Yukon vacations: This is Canada’s true north where you can stand on a mountaintop and look over the splendor of creation. This unspoiled territory welcomes you with the spirit of the gold rush pioneers still surging through the land. Poet Robert Service once wrote: “The Arctic trails have their secret tales.” The Yukon welcomes you to discover its secrets.
North of Canada’s 60th parallel, the light changes, washing an already stunning landscape in a glaze of rare beauty.
Winter visitors to the Yukon are often treated to the magical sight of undulating ribbons in the night sky – the Aurora Borealis. Swaying streamers of pale green, pink and blue light arch and dance, fade in and out, and – according to some – even make a crackling noise.
You’ll also see the Yukon’s beauty in its wildlife. You might spot a mother grizzly with two playful cubs by the river’s edge or a valley overflowing with caribou. Off the northern coast, the hulking masses of beluga and bowhead whales rise and fall in the icy waters.
The rare splendour of the Yukon reaches higher, too. Kluane Park’s Mount Logan is the highest mountain in Canada, a majestic peak set in a sea of ice.
Yukon is Authentic -Â Canada’s True North is rugged and beautiful, pristine and larger than life. The immensity of the Yukon wilderness means unparalleled choice. More than 80 percent of the Yukon is wild, compared to a North and Central American average of 40 percent. Much of the Yukon’s most spectacular wilderness is preserved within comprehensive national and territorial parks and other protected areas. And we’re going to leave it this way.
Remarkable Wildlife -The 120,000-strong Porcupine caribou herd winters in the central Yukon. Two national parks – Vuntut and Ivvavik – protect much of the herd’s calving habitat.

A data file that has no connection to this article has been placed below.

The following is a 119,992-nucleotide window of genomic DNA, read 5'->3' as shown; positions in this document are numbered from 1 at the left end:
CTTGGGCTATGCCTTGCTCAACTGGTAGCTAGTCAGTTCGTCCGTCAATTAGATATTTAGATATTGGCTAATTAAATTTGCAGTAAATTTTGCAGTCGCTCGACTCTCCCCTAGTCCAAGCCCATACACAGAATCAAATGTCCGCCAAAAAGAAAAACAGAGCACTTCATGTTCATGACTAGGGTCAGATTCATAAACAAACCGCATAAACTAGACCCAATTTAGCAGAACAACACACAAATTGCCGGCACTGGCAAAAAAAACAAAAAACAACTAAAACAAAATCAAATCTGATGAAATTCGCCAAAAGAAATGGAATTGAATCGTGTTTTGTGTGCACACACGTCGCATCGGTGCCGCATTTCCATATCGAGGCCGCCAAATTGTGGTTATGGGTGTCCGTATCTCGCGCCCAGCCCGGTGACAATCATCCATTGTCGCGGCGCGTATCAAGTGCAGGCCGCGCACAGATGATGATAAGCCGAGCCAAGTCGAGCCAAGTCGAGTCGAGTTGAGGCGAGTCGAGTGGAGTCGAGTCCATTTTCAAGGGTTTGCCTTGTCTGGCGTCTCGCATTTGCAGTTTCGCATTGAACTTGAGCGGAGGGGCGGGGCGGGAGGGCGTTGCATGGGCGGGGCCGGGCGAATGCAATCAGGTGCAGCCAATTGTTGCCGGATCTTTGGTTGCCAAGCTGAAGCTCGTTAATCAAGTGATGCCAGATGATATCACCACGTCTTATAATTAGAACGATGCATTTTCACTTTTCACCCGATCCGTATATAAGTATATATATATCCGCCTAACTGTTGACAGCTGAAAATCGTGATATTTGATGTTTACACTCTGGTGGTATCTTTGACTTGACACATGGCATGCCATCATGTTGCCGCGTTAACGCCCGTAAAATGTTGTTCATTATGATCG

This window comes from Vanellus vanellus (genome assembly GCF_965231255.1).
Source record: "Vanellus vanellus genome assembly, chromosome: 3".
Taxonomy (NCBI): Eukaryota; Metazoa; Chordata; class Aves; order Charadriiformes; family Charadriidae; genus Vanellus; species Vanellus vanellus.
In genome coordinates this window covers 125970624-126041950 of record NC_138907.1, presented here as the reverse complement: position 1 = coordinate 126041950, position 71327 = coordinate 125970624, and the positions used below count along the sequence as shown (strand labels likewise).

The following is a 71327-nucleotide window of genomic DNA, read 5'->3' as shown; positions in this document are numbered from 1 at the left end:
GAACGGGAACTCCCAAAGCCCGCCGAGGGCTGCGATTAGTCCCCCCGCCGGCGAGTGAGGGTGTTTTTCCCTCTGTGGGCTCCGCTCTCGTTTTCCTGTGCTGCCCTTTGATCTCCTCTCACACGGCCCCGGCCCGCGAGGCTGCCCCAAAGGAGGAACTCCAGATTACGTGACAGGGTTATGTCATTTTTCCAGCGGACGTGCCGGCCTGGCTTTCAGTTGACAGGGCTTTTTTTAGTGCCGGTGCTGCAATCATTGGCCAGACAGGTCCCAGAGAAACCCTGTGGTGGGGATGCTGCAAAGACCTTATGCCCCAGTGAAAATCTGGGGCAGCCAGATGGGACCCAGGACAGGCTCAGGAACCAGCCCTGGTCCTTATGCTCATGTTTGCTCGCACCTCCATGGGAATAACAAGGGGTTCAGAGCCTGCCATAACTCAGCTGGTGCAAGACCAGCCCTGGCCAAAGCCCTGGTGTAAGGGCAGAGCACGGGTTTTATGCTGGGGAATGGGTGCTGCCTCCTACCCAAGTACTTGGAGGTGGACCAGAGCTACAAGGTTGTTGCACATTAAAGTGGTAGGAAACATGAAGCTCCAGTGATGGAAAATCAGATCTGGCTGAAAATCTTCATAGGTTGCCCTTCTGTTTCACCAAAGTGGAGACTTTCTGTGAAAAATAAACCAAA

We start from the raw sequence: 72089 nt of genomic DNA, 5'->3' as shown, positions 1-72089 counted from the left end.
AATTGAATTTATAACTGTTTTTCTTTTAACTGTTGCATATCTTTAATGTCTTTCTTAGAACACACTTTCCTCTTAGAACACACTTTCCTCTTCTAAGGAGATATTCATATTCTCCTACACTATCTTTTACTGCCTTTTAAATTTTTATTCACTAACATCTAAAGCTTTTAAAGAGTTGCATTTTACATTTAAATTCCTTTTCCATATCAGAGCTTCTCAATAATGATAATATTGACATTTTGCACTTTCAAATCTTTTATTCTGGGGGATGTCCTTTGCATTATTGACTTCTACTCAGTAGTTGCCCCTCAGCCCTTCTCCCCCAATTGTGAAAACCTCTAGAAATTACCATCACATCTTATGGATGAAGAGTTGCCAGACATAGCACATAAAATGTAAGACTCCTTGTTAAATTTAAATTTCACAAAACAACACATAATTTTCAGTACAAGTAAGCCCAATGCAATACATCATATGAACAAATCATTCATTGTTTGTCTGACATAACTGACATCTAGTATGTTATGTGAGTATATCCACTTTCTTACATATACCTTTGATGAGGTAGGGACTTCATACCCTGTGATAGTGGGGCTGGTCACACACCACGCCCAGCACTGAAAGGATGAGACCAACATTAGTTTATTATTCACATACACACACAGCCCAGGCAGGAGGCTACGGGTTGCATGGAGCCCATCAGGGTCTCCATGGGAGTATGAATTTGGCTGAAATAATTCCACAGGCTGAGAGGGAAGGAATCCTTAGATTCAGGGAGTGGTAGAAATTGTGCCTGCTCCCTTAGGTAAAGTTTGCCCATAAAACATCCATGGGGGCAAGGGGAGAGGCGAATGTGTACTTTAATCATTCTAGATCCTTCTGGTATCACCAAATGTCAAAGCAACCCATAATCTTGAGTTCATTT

Across the territory, visitors regularly spot Dall sheep, black and grizzly bears, moose and smaller mammals such as foxes, coyotes and marmots. Wolves, muskoxen and mountain goats are somewhat more elusive but can also be seen. Off the Yukon’s Beaufort Sea coast, travelers can see beluga and bowhead whales and seals.
In early summer and fall, the Yukon flyway comes alive as millions of migrating birds journey between the North Yukon and their nesting grounds in the high Arctic. Birders from around the world come to spot species such as Harlequin Duck, Northern Hawk Owl, Wandering Tattler, Gyrfalcon and three types of ptarmigan.
Enriching Cultures -Wherever you go in the Yukon, stories will be told. Oldtimers tell tales of bears as big as houses, gold nuggets the size of potatoes and days so cold their moonshine froze.
Yukoners share a remarkable spirit and unique connection with the land. More than 20 percent of the population is of aboriginal origin, while many others come from Canada and overseas.
The multicultural flavor of the Yukon is evident at our many festivals and special events. Visitors might hear Celtic harmonies, French lyrics, First Nations drums and Himalayan chants during a single performance.
Formidable History – Descendants of today’s Yukon First Nations people arrived in Beringia (now Yukon) 20,000 years ago. Ice age hunters, they followed their prey, including woolly mammoths and scimitar cats, across the Bering Land Strait.
Millennia unfolded and the First Nations people remained. They hunted caribou, lived off the land and developed complex cultures. In the 19th century, European explorers and traders became interested in this region. They established trading posts and explored Yukon’s vast network of waterways.
The Klondike Gold Rush caught the world’s attention in 1897-’98. People from around the world set off on epic journeys to the Yukon, seeking their fortunes. Most never made it to the gold fields and many died en route. Thirty thousand arrived in Dawson City and only a handful got rich. It was the world’s last great gold rush.
A wonderful legacy of museums, historic sites and interpretive centers awaits visitors. Find out about First Nations cultures and languages or the harsh lives of the Klondike “sourdoughs”, and view the impressive photo collections that document the lives of Yukon people.